2. The Economist points to the latest addition to the debate on the magnitude of the fiscal multiplier. IMF's Olivier Blanchard and Daniel Leigh argue that the strong fiscal consolidation in many advanced economies has resulted in lower economic growth than expected, suggesting that fiscal multipliers were higher than originally assumed. By backing out the multiplier from the actual fiscal consolidation and growth rates, they find that it substantially above 1 early in the crisis. Clearly the amount of slack created by the Great Recession was much higher than estimated.

The article also points to another IMF paper by Ethan Ilzetzki and Co which examined the effects of fiscal policy in 44 developed and developing economies. They find that the fiscal multiplier of government consumption is higher in developed economies while that of government investment is higher in developing countries and is well above one; is relatively large in countries with fixed exchange rate and almost zero in countries with flexible exchange rate (where the effects of fiscal expansion leaks out, by way of both higher imports and depreciating currency); is lower in open economies than closed ones; and is zero in high-debt countries. Furthermore, they argue that the multipliers of government investments by developing countries may rise as their governments learn to more effective manage the exchange rate, thereby reducing the leakage of fiscal policy through the exchange rate channel.

Menzie Chinn has an excellent paper where he examines the effect of fiscal policy under various macroeconomic conditions - slack in the economy, monetary policy path, and public debt shares. As the graphic below shows, fiscal multipliers in the US have been found to be highest during recessions, exactly the time when they are needed.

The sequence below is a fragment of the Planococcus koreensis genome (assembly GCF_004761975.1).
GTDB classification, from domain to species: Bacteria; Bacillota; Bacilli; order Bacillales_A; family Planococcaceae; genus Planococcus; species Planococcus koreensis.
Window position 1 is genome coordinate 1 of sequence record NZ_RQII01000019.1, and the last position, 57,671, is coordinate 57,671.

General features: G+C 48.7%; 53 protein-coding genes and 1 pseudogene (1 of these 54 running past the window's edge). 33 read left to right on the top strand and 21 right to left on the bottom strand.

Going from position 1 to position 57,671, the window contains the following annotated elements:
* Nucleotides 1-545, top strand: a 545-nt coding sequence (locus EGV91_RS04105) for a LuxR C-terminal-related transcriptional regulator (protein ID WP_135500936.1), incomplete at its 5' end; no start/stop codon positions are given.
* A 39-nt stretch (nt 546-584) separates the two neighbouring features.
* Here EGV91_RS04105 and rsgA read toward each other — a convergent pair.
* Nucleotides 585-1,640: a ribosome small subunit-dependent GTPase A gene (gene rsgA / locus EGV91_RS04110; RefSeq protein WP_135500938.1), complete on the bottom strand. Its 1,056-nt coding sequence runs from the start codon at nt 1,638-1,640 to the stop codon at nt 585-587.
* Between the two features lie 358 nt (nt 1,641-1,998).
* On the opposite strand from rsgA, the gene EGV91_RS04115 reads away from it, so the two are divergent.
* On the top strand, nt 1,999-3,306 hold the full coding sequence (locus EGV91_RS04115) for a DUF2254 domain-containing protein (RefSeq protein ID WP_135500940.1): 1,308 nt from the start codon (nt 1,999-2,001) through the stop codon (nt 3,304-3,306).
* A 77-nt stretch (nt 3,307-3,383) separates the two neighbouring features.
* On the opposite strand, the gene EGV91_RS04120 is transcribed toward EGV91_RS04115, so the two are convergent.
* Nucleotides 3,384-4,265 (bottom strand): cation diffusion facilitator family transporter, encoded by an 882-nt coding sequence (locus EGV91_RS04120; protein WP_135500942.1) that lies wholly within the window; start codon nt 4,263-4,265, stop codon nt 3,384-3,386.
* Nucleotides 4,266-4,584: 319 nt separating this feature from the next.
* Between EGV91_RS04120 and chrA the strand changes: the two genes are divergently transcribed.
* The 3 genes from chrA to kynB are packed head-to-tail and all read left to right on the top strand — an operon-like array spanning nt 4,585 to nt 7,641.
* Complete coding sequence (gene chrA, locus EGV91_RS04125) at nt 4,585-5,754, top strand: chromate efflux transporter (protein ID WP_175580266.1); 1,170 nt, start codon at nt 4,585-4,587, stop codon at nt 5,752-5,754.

In the context of the debate between fiscal expansion and consolidation, this speech by Jens Weidemann, President of the Bundesbank makes a cogent case for consolidation in view of the adverse public debt ratios in many Eurozone economies. Supporters of fiscal austerity, like Wiedemann, see the current problems as a "crisis of confidence in the sustainability of public finances" and claim that a "credible commitment to sound public finances", despite its short-term growth dampening effect, will inspire confidence and improve long-term growth prospects.

Again any clear cut view on either position is a judgement call that balances two sets of risks. Supporters of fiscal expansion run the risk of losing an opportunity to force governments to address their long-term fiscal problems besides not getting the menu, magnitude, and timing of fiscal policy instruments right, thereby worsening the fiscal balance when expansionary policies fail to yield the desired results. Similarly austerity advocates risk pushing the economy down a deep trough by not doing enough to get economic growth back on track when expansionary policies could have restored normalcy and then left governments to concentrate exclusively on getting the fiscal balance in order. A good understanding of economic history and political economy can increase the likelihood of getting the judgement right.